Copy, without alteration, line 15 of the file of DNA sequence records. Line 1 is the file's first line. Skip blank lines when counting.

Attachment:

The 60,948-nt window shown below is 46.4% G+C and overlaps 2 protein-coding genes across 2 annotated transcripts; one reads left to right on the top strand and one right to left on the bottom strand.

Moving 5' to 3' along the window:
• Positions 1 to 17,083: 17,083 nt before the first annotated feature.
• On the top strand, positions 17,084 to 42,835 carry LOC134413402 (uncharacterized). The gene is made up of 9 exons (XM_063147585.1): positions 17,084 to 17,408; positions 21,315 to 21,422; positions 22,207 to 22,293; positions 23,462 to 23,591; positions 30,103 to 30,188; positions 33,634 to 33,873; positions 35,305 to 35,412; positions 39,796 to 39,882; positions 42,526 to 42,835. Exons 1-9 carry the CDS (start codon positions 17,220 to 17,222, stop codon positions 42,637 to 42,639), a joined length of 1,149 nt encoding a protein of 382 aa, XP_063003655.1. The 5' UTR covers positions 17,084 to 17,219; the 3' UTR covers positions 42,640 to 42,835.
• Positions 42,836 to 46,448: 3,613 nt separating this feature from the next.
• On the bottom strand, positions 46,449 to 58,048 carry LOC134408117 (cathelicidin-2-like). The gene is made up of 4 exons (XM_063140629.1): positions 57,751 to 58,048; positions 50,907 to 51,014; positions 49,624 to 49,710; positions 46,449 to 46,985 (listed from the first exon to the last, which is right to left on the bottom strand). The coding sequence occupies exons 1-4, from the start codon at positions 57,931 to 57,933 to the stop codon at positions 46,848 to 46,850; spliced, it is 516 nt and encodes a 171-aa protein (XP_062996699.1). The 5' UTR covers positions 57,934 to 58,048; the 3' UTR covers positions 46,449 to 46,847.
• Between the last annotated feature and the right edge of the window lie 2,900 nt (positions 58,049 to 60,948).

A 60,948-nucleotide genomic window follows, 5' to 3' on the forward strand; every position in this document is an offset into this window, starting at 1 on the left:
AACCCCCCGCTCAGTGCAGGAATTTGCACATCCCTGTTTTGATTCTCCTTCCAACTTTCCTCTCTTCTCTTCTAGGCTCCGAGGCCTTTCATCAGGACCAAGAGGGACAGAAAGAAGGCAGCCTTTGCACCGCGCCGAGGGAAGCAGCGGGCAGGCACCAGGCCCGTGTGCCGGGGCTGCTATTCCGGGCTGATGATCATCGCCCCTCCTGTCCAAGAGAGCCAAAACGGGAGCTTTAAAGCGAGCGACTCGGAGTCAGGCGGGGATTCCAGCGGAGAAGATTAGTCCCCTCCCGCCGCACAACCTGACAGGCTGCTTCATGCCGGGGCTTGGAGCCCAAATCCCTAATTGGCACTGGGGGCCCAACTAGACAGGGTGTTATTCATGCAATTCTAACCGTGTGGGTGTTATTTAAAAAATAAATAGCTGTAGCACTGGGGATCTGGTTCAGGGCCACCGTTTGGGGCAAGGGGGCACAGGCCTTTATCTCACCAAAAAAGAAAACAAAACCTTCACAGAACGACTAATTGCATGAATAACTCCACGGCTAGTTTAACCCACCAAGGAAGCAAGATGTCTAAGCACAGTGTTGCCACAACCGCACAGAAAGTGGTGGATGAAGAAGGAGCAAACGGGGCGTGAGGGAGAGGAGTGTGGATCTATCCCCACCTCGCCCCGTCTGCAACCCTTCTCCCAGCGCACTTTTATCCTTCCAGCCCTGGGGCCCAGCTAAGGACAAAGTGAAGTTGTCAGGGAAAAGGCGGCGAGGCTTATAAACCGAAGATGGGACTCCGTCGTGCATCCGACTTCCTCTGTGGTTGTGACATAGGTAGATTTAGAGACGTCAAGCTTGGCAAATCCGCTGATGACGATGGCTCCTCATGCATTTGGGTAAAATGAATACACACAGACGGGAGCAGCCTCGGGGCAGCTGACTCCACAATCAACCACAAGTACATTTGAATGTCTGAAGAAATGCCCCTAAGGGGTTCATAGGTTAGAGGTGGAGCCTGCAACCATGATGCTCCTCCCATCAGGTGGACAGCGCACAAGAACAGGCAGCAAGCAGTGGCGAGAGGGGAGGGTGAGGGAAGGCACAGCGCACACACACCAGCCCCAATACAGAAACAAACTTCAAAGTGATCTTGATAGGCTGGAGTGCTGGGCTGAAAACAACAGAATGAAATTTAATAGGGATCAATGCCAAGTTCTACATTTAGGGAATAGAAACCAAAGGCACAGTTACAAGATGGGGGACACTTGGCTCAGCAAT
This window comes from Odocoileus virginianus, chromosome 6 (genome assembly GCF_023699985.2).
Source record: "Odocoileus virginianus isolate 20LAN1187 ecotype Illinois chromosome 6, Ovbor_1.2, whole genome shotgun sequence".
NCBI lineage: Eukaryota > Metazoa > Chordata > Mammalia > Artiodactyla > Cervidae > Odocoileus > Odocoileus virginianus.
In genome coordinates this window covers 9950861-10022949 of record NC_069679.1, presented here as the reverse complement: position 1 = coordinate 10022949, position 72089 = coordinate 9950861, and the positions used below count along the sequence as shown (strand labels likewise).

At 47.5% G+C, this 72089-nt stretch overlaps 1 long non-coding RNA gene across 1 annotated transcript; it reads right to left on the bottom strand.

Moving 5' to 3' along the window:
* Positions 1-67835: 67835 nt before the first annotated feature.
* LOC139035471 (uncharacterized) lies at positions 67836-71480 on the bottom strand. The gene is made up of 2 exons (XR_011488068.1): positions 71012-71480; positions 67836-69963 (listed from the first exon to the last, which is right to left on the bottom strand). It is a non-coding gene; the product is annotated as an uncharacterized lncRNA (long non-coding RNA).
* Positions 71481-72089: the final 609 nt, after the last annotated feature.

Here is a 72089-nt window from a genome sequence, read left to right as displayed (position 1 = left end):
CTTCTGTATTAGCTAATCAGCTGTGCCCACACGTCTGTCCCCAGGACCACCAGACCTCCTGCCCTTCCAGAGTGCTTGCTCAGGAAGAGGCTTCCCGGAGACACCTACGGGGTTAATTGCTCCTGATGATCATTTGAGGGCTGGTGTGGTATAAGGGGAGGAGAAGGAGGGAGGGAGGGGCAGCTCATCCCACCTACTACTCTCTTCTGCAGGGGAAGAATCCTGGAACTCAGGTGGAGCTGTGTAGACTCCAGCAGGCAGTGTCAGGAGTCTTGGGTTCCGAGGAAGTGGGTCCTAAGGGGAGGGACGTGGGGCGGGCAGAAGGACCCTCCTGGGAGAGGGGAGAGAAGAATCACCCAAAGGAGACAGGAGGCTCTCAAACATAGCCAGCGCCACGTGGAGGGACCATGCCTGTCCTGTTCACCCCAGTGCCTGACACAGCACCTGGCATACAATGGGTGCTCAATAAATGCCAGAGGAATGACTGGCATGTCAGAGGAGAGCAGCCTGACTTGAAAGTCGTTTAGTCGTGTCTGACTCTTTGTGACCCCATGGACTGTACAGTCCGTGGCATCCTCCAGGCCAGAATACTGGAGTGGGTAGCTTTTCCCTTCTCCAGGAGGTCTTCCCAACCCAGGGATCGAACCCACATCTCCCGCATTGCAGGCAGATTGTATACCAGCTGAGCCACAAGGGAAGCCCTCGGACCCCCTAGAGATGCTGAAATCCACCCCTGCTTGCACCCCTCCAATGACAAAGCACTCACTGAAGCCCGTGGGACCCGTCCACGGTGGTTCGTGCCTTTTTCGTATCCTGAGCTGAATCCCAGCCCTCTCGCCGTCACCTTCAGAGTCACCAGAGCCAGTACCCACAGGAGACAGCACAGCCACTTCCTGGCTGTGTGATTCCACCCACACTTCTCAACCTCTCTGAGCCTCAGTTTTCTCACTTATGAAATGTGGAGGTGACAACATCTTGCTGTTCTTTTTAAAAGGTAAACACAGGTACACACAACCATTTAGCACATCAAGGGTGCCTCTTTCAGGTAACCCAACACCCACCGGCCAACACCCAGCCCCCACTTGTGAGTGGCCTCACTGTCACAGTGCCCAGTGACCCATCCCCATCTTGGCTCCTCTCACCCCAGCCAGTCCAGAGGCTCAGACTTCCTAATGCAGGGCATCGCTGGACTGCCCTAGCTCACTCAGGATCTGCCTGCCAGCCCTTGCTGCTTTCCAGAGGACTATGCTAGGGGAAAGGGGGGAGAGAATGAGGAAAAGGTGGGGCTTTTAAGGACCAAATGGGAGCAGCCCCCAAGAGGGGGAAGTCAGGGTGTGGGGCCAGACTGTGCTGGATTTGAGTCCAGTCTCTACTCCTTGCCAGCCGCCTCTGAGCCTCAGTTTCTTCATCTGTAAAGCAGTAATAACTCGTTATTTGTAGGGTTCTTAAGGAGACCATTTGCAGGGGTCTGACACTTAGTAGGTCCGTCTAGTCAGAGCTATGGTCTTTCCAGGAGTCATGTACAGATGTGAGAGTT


Moving 5' to 3' along the window: